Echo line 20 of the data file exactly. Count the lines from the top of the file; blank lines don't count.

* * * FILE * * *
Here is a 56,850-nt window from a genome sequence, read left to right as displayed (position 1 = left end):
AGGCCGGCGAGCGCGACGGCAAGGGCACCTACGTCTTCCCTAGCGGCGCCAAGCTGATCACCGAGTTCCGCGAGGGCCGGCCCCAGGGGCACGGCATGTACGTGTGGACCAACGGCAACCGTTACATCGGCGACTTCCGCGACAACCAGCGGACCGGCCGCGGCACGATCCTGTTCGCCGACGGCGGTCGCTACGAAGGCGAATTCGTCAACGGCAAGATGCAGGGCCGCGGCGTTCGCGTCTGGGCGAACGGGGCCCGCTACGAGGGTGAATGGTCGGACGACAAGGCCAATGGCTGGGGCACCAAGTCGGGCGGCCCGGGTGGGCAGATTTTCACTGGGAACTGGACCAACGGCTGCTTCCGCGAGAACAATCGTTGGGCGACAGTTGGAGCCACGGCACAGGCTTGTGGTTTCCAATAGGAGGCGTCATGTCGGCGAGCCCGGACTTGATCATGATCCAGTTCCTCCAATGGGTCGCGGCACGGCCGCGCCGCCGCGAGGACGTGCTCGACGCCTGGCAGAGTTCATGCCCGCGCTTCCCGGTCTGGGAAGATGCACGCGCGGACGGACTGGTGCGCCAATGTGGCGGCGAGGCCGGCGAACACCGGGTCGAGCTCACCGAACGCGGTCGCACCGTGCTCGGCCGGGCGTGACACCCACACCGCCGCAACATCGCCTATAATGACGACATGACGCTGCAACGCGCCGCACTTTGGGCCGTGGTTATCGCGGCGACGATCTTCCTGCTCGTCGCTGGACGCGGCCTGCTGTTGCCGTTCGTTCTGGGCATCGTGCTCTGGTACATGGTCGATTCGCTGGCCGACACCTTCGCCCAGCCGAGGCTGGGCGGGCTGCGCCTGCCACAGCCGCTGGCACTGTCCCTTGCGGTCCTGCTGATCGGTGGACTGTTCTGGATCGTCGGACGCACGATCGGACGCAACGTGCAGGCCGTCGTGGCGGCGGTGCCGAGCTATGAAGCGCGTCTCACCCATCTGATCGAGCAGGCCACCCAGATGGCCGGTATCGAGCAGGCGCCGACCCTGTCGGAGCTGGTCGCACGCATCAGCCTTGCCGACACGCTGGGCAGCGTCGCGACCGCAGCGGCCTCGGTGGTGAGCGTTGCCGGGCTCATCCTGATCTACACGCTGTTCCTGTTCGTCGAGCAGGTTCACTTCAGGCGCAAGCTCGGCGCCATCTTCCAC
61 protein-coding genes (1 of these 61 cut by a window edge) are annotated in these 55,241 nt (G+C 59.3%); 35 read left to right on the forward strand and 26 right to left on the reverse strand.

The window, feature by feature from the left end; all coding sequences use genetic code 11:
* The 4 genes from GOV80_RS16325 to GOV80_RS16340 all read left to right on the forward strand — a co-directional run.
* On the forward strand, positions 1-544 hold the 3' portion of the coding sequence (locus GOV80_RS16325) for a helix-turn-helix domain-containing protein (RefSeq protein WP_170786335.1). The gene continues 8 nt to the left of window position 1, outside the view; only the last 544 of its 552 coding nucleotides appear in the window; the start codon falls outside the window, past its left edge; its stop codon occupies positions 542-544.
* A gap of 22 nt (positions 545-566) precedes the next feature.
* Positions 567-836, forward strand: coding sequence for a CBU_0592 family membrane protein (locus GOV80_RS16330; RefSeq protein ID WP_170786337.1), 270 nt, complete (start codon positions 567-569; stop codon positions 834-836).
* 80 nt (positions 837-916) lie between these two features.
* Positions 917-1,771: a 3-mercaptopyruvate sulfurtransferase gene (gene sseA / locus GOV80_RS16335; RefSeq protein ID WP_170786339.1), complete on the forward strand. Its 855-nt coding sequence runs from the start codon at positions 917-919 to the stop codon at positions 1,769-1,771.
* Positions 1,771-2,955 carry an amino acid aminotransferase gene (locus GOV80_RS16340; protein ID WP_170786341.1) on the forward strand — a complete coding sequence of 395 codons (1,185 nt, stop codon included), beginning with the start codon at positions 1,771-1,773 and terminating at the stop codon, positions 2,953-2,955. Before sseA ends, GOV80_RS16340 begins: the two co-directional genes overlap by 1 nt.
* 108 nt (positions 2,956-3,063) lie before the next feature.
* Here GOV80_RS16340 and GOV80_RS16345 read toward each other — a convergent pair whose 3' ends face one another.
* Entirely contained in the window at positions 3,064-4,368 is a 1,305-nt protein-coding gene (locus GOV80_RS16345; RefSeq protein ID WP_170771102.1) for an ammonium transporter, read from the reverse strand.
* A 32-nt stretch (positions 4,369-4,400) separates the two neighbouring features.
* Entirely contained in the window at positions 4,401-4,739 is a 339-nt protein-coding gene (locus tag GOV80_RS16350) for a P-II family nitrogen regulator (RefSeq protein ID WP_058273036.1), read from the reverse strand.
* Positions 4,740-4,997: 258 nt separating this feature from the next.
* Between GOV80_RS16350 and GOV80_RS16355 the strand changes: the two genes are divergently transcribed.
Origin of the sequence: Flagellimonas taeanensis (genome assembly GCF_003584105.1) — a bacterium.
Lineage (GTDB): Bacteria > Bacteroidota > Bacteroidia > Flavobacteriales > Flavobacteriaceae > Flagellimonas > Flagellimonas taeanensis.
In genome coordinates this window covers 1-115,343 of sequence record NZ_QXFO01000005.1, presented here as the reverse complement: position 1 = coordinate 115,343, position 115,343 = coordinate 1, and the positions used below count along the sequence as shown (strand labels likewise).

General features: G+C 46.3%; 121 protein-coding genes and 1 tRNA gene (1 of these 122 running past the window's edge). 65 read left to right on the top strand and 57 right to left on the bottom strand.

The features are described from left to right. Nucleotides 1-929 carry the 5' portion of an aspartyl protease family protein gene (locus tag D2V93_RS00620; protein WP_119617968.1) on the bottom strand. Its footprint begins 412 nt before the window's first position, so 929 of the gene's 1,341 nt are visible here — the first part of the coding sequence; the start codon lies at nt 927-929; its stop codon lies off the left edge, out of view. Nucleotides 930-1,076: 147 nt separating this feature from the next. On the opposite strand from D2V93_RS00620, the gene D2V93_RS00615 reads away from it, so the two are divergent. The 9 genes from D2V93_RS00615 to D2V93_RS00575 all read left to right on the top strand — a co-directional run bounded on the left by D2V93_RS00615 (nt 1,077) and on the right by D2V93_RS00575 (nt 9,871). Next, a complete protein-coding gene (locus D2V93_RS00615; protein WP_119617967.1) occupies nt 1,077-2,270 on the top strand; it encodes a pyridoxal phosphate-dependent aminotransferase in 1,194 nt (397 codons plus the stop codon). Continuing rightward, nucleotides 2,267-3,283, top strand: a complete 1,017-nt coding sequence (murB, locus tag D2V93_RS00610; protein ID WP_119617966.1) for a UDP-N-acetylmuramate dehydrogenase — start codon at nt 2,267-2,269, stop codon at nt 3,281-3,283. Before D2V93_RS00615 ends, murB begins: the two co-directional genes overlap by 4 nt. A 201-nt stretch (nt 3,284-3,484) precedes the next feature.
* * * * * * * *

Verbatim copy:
Lineage (GTDB): Bacteria > Bacteroidota > Bacteroidia > Flavobacteriales > Flavobacteriaceae > Flagellimonas > Flagellimonas taeanensis.